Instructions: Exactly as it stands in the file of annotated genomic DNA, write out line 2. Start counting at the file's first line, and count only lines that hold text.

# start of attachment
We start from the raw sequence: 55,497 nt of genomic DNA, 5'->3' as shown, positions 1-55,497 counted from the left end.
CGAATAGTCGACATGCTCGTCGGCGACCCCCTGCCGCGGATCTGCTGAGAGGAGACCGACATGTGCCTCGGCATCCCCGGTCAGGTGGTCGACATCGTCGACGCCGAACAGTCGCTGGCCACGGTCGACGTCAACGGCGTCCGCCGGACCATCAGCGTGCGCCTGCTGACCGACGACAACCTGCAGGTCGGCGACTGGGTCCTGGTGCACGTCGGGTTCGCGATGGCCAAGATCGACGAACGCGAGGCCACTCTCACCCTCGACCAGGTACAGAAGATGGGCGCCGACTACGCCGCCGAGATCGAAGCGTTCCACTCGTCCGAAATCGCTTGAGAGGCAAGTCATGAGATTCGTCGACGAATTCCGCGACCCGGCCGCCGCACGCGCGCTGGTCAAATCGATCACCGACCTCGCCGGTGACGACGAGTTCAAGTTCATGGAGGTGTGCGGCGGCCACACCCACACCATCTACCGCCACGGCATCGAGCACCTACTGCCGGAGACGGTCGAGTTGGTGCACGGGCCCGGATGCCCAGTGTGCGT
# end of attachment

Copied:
CGAATAGTCGACATGCTCGTCGGCGACCCCCTGCCGCGGATCTGCTGAGAGGAGACCGACATGTGCCTCGGCATCCCCGGTCAGGTGGTCGACATCGTCGACGCCGAACAGTCGCTGGCCACGGTCGACGTCAACGGCGTCCGCCGGACCATCAGCGTGCGCCTGCTGACCGACGACAACCTGCAGGTCGGCGACTGGGTCCTGGTGCACGTCGGGTTCGCGATGGCCAAGATCGACGAACGCGAGGCCACTCTCACCCTCGACCAGGTACAGAAGATGGGCGCCGACTACGCCGCCGAGATCGAAGCGTTCCACTCGTCCGAAATCGCTTGAGAGGCAAGTCATGAGATTCGTCGACGAATTCCGCGACCCGGCCGCCGCACGCGCGCTGGTCAAATCGATCACCGACCTCGCCGGTGACGACGAGTTCAAGTTCATGGAGGTGTGCGGCGGCCACACCCACACCATCTACCGCCACGGCATCGAGCACCTACTGCCGGAGACGGTCGAGTTGGTGCACGGGCCCGGATGCCCAGTGTGCGT